In order to achieve an accurate solution, the gradient descent process is constrained in time domain for
the filter coefficient in : to attain certain values. Effectively T filter coefficients in :$ are
- 27 parameterized with Πparameters in :>. Selecting arbitrary permutations will not satisfy this
condition on the length of the filter, : $ = 0 for > > Œ ≪ G. This, requires zero coefficients for
elements with > > Œ, to restrict the solutions to be continuous or “smooth” in the frequency domain.
The filter size constraint can be enforced by projecting the unconstrained gradients in (24) to the
subspace of permissible solutions. This projection is implemented by transforming the gradient into the
time domain, by zeroing all components with > > Œ, and transforming back to the frequency domain.
The unit gain constraint on diagonal filters is simply enforced by keeping the filter coefficient constant
to  $ = 1 [1].
In this manner, the “permutation problem” is solved and a unique solution for the FIR filter coefficients
is computed such that these filter coefficients are used to process the received signals which will
efficiently separate the source signals.
4.2.3 Power normalization
Experimentally it has been shown [2] that convergence of the gradient algorithm can be substantially
improved when different adaptation constants are used for every frequency. According to (24) the
gradient terms are scaled with the square of = , resulting in considerably varying signal powers across
frequencies. Consequently gradient terms at different frequencies results in considerably different
magnitudes. To obtain comparable update steps for different frequencies, the gradients are scaled by a
power normalization process. This amounts to an introduction of a weighting factor for the cost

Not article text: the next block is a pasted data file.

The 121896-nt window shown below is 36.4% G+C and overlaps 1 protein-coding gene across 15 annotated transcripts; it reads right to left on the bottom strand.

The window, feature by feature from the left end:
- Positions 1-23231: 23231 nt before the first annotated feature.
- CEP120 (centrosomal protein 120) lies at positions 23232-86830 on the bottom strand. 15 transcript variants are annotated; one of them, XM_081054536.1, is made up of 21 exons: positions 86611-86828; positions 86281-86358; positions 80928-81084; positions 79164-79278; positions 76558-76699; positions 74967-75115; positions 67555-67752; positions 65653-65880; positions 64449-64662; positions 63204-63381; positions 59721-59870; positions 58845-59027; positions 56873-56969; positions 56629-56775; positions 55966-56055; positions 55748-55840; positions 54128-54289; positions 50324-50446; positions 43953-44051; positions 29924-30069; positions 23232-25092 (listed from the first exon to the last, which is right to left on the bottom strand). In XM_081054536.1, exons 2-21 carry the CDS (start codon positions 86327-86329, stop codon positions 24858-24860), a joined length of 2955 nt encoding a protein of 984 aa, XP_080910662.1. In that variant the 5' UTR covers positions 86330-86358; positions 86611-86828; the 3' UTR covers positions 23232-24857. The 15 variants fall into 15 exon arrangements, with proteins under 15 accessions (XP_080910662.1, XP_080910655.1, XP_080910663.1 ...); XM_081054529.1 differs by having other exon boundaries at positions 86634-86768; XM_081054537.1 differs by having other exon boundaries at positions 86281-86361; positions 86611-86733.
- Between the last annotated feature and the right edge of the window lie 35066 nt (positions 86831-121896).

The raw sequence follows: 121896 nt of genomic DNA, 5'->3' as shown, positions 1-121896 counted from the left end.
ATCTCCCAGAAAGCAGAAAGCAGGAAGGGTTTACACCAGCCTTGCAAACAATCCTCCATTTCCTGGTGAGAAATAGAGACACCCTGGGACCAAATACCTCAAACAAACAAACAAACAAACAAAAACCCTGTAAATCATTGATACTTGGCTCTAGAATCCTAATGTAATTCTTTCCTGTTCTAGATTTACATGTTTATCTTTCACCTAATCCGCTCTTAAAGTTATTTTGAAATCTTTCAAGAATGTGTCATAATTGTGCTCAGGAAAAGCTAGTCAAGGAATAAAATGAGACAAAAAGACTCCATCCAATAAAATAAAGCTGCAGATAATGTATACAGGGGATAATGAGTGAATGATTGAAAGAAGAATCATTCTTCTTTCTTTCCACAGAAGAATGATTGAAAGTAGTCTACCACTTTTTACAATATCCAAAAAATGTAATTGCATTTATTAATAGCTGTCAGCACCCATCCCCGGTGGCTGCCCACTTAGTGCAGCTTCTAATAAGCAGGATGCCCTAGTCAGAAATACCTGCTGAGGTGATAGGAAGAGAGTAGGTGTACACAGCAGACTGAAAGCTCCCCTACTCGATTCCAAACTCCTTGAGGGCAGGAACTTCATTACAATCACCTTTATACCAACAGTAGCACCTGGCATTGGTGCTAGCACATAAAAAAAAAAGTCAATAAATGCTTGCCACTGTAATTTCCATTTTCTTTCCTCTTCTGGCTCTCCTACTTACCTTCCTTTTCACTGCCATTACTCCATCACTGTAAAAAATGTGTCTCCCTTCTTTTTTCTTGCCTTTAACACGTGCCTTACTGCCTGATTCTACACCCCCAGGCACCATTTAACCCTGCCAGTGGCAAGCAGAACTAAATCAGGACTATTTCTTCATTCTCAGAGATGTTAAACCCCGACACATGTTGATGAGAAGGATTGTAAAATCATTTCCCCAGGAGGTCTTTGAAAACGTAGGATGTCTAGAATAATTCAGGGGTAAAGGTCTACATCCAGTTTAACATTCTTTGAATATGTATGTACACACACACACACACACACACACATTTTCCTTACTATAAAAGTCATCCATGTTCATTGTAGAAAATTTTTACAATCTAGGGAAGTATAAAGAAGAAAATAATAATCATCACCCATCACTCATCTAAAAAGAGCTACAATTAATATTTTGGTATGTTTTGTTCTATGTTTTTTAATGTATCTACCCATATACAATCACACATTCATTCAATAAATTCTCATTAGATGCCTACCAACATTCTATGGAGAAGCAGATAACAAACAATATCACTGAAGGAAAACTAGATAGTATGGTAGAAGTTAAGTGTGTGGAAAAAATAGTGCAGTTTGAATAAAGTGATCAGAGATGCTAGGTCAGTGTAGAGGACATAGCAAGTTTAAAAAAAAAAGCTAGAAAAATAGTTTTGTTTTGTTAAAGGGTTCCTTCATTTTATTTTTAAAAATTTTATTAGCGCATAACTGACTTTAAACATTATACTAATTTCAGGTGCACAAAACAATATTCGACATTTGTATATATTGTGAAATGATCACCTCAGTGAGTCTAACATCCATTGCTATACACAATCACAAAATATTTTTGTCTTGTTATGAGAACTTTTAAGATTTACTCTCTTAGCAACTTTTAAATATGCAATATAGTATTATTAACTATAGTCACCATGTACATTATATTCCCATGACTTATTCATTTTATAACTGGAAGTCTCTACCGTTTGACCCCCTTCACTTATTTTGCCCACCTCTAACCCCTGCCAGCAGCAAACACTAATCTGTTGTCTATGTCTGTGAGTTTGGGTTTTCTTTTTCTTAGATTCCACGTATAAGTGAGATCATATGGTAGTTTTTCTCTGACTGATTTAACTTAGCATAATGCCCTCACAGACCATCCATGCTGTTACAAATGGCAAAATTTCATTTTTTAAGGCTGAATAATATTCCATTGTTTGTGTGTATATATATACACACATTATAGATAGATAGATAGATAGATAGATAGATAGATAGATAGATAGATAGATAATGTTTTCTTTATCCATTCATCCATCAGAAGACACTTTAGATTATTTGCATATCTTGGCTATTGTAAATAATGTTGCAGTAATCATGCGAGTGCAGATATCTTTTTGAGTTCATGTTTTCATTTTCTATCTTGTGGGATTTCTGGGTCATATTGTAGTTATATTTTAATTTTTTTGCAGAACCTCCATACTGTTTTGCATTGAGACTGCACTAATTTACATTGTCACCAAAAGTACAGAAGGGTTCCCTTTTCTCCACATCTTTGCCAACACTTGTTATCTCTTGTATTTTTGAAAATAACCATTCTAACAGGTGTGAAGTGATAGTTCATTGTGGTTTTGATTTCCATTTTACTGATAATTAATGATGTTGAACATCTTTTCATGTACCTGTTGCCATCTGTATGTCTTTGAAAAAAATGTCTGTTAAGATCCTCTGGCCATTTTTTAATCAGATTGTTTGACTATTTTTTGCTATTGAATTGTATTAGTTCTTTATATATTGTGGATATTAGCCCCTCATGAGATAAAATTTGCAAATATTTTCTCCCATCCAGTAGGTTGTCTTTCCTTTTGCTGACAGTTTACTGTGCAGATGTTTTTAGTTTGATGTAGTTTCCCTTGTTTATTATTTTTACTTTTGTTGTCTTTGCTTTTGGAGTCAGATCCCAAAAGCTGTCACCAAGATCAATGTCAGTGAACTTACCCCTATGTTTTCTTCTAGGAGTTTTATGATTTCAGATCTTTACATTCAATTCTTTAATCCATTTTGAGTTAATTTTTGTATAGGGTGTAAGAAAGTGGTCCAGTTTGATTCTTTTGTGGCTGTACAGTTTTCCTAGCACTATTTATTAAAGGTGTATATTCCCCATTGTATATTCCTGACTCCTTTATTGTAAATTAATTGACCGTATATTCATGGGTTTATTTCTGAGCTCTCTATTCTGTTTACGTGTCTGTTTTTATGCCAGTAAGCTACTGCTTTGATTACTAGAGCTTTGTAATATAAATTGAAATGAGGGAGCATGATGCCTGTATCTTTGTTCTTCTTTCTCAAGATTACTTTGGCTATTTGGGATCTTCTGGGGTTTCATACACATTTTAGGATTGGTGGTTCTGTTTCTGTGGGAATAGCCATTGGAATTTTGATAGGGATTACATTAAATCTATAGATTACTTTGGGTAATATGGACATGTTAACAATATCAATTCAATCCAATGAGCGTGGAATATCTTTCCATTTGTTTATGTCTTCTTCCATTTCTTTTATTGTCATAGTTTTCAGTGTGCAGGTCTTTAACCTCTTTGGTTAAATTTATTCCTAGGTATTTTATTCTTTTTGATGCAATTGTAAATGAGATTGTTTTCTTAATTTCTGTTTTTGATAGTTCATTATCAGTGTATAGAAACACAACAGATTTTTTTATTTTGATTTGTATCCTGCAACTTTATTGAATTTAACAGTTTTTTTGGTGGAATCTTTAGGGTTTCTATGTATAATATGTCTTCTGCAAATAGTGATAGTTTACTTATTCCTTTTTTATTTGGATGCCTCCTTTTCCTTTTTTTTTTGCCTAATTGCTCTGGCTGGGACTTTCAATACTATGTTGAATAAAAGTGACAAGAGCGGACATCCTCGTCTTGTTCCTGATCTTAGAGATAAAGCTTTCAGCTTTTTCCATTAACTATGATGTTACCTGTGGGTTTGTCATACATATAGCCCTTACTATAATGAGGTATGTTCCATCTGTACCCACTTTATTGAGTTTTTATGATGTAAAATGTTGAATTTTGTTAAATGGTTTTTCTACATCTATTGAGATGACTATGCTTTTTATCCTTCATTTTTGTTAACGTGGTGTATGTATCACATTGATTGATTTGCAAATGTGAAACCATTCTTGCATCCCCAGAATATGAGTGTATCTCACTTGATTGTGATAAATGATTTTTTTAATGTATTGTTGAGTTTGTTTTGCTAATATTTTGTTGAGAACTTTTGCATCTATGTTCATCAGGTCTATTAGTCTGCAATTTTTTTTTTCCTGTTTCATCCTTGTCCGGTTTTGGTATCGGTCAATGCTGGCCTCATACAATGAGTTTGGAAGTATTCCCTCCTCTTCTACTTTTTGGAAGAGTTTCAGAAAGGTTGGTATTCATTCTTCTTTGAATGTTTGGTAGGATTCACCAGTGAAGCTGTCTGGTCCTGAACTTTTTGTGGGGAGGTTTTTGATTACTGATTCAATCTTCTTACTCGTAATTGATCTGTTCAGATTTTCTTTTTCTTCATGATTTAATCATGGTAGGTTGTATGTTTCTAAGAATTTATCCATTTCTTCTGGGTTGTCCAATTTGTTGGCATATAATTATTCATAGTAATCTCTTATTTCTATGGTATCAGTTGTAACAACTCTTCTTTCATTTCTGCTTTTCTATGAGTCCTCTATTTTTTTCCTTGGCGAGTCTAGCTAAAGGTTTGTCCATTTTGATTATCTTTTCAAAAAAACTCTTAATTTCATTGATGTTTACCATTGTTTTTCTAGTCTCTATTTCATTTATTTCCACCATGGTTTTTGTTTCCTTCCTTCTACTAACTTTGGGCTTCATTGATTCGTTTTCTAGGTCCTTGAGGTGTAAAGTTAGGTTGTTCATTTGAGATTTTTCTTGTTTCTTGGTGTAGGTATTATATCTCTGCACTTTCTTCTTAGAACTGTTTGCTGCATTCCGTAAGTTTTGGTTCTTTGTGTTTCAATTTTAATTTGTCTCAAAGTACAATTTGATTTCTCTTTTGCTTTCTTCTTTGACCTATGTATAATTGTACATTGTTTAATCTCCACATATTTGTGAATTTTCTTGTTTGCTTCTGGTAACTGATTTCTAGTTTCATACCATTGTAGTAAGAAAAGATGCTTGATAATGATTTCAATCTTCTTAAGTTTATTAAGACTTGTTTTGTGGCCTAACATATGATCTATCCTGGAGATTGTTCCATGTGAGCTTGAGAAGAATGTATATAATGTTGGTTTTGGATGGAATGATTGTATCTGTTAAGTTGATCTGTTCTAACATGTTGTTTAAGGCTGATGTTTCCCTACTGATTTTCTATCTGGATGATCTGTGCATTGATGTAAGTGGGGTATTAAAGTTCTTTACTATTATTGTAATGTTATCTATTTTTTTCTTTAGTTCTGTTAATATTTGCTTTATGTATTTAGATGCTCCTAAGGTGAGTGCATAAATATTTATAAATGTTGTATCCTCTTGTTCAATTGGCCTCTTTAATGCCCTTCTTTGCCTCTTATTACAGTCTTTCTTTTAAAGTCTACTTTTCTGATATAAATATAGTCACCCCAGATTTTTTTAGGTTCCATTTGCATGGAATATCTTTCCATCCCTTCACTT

function.
d
‘ = &$’vw, $’
*"
/"
27
It has been shown in [2] that good results can be achieved when &$ is a straight forward power
normalization defined as:
L w, $’ (
&$ = ∑//"
’=
(28)
- 28 4.3 Offline algorithm
The basic offline algorithm flows as follows. Blocks (segment) of input signal that comprises mixed
signals are accumulated. Then the algorithm divides the length of the input signal into a plurality of Tlength periods (window) and performs a discrete Fourier transform (DFT) on the mixed signal over
each T-length period. The K cross-correlation power spectra that are each averaged over N of the Tlength periods is computed. Using the cross-correlation power values, a gradient descent process
computes the coefficients of an FIR filter that will effectively separate the source signals from the input
signal by simultaneously decorrelating the K cross-correlation power spectra.
Figure 4.1: Pictorial view of the calculation of Rx
- 29 The flow chart for the implementation of the offline algorithm is shown in figure 4.2.
Figure 4.2: Flow chart for the offline algorithm
- 30 -
Chapter 5
Online BSS
Non-stationary signals in a static path environment can be recovered using simultaneously
decorrelating varying second order statistics as discussed previously. However, when the sources are
moving, which is the more practical and realistic scenario, the assumption of “static multi path” is no
longer a valid assumption.
In an online algorithm, the data cannot be saved and they need to be processed as they arrive, to
produce the output. Although there exist many online algorithms, we have chosen [2] since it is
considered as a benchmark in this type of algorithms and also it has proven to be efficient in real time
environments.
One way to deal with online scenario is to convert the offline algorithm to an online version directly.
When doing so, it is required to find non-stationary signal statistics for convergence, which is
practically difficult.
The algorithm proposed by Parra in [2] is an efficient online gradient algorithm with adaptive step size
in the frequency domain, based on second order statistics, namely, the Multiple Adaptive Decorrelation
(MAD) which we have implemented in this thesis.